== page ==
Kate is a wonderful friend of mine and a recently married OH & S Manager. Together with her anaesthetist husband Scott, they have just spent two weeks volunteering in Tanzania.
Scott and Kate
You have just got back from volunteering in Tanzania. Tell us a bit about the charity that you went to work for?
Rafiki Surgical Missions was established in 2004 and is a non-profit charity that sends teams of qualified surgeons, anaesthetists, nurses and allied therapists to Tanzania to provide free surgical treatment and medical training. The organisation raises funds to support professional surgical teams who travel to Tanzania from Australia. The surgical missions have changed the lives of more than 700 Tanzanians with conditions such as cleft lip, cleft palates and burns contractures. The operations undertaken have not just helped the patients by alleviating the pain and suffering, but they have helped them become accepted members of their community.
What was the experience like for you?
The poverty was very confronting. These people have literally nothing and face the constant challenge of infectious diseases, malnutrition and the lack of fundamental needs such as electricity and drinking water. At the clinic on the first day we had over 70 people waiting for us on the off-chance we may be able to help them – severe burns, cleft-lips and palates; and facial tumours. No-one complained, no-one was rude they just all patiently waited their turns to be seen. It was very humbling. The worst thing was the people we were not able to help. Some of them had travelled for over a week to get there but were inoperable for different reasons, it was very hard and frustrating.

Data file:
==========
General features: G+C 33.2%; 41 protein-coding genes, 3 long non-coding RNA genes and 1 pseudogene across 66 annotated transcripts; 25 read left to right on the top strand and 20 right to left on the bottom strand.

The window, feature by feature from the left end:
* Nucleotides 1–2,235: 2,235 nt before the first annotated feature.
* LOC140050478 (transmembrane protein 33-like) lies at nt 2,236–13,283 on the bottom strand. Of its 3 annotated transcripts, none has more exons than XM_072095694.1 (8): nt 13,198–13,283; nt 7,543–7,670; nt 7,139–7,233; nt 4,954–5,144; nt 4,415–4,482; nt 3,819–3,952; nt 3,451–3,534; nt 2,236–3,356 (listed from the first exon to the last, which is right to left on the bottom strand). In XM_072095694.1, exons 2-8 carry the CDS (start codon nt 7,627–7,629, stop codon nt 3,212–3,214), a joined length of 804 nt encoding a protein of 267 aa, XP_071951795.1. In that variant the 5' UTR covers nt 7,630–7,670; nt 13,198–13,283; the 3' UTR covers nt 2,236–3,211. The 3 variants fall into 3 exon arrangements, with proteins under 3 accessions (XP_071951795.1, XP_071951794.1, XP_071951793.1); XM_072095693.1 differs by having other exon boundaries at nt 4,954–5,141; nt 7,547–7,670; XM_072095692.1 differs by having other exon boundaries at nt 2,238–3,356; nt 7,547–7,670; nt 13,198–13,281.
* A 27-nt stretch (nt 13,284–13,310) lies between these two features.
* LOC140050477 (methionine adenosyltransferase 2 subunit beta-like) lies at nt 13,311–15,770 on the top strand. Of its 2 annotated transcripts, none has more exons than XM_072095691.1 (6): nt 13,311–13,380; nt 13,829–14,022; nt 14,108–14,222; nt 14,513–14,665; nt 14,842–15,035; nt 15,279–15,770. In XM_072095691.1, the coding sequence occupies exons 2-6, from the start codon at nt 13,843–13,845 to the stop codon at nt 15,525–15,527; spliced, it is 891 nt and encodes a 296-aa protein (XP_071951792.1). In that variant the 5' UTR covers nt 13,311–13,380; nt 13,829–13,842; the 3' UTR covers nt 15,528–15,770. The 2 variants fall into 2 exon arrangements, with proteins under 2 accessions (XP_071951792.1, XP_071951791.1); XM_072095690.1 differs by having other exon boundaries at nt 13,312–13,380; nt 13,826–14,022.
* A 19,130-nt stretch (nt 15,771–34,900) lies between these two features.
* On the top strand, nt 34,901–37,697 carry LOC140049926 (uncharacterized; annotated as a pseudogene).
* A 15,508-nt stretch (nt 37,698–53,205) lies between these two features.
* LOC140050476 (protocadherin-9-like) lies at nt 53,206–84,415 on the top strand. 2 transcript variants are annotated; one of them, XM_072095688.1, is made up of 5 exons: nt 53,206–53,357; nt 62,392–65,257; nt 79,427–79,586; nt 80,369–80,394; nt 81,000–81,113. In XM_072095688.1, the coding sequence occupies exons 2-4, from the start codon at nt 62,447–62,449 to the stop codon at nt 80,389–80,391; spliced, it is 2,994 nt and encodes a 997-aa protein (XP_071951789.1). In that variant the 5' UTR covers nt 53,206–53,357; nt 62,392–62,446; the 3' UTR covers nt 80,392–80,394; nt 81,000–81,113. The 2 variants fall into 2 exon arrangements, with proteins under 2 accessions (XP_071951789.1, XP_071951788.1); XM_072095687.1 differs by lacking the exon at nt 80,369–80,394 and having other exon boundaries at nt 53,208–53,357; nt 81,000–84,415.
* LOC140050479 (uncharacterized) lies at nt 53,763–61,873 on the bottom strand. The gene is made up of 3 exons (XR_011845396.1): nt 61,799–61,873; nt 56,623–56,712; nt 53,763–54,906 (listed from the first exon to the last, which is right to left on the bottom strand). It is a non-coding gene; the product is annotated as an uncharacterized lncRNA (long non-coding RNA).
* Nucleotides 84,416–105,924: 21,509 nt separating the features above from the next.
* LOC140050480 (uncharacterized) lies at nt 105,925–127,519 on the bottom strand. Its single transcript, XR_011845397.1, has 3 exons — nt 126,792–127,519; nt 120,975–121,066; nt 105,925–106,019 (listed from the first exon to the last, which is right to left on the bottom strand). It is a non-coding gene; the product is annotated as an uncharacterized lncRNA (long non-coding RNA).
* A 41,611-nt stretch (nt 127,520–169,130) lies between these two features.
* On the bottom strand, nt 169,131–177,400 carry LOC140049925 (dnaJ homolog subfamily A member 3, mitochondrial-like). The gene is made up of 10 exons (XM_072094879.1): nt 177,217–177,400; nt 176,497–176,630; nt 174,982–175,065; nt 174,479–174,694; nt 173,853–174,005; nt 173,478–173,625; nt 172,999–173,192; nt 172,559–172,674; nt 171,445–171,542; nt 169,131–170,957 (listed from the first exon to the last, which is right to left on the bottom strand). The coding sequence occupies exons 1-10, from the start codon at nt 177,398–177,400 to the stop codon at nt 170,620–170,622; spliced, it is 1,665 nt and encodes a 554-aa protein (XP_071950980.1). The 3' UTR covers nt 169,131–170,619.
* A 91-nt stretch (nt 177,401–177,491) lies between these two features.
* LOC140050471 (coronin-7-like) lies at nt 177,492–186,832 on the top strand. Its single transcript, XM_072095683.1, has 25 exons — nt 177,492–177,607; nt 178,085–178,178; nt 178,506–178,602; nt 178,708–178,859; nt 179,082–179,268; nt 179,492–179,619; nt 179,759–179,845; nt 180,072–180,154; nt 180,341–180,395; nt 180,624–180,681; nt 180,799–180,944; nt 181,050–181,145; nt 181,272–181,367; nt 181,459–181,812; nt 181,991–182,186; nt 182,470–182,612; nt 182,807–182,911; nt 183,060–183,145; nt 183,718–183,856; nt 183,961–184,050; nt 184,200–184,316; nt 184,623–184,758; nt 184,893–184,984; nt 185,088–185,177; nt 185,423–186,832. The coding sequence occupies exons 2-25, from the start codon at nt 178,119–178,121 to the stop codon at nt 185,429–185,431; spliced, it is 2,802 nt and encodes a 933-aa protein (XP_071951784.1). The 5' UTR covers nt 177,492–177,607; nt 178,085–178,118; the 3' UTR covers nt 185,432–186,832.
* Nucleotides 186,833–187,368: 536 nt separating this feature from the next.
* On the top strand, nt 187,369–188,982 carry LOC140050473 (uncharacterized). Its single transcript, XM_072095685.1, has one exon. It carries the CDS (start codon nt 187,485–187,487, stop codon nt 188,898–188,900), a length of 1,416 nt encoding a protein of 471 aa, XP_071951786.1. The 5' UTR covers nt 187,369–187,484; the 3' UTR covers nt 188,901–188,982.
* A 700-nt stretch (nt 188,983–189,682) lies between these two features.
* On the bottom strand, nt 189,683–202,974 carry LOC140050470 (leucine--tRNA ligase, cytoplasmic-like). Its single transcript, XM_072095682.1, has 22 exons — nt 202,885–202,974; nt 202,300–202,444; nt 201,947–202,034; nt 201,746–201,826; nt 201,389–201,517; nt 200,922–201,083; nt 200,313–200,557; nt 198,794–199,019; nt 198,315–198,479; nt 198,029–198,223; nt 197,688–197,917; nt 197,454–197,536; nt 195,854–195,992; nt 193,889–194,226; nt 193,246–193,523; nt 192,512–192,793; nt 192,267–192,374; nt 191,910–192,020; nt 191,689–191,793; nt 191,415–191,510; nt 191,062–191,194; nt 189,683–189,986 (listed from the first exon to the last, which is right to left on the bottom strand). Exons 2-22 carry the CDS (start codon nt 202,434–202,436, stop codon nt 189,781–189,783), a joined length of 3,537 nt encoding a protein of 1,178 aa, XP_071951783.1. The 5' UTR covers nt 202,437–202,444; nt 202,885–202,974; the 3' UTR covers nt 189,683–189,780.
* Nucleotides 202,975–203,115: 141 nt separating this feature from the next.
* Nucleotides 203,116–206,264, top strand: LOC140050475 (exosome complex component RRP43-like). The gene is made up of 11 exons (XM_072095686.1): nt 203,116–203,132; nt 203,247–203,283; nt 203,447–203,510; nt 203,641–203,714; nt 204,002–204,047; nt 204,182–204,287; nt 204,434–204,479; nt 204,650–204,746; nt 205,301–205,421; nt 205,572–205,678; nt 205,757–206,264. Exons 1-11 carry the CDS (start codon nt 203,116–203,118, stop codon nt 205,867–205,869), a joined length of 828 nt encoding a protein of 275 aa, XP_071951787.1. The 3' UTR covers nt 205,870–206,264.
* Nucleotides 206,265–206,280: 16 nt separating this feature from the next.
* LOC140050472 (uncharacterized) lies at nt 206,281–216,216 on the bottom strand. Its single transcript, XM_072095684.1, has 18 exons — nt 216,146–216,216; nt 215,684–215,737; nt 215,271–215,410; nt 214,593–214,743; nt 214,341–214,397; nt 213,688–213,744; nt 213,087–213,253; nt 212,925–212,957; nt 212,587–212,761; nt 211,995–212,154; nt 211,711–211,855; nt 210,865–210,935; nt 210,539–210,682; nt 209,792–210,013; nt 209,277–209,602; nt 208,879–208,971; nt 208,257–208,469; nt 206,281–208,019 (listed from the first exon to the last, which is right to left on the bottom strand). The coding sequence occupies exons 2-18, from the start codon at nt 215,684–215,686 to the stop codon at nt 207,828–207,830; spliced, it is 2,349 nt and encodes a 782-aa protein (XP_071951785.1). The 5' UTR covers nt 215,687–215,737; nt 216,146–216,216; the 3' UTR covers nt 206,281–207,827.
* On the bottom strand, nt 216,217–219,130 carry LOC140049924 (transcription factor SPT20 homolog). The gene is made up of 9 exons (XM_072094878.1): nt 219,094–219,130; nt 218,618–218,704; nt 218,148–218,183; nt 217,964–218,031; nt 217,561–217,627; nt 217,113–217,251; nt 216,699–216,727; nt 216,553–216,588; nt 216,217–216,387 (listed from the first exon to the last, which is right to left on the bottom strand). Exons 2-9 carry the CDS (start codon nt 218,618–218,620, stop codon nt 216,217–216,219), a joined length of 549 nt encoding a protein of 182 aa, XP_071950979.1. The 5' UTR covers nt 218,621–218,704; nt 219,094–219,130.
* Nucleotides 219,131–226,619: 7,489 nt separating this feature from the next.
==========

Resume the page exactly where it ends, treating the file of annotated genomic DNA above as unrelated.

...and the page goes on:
The women are beautiful – they are very proud and carry themselves with confidence. No make-up, often no shoes, wearing the same clothes for the whole two weeks we were there, however they all look immaculate and have a gentle grace. I learnt a lot from them – I need to get over myself!
How can us everyday people in Australia help the people in Tanzania?
That is a very big question, and given that I was only there two weeks it is a bit hard to answer. One thing that stuck out for me is that 40% of people don’t have electricity, as a result there are a lot of horrific kerosene burns. Charles was a 12 year old boy we looked after who was burnt in a house fire 6 weeks ago, he lost his mum, dad and 2 siblings. He was so badly burnt that we had to remove most of his fingers on his left hand. His face, arms and chest were a mess. His eyes looked hollow. I will never forget him. I’m not sure if there are organisations involved in providing and maintaining solar energy to villages but this would be something that I think could really make a difference. I’m sure there are logistical issues involved that I’m not aware of.
Additionally, so many village people don’t have clothes, shoes, access to basic medical treatment etc. There are so many ways people can help.
The gift the people give you is far greater than anything you can do for them. It is the most legitimate and direct impact work I have done, it was also the hardest. You learn very quickly to be resourceful and think outside the square, nothing is wasted.
I would say that all Australians have skills that they can offer, we are very lucky to be equipped and educated with the tools to make change. You don’t just need to be medical, you just need to be smart about what you do and how you do it, as the culture is very different over there.
People in Perth can attend the Rafiki Ball at Burswood on the 16th June 2012, it’s a fantastic event and worth supporting. You can purchase tickets here.
To find out more about the Asante Rafiki Mission, or to make a donation or to donate an auction item for the ball, visit the website here.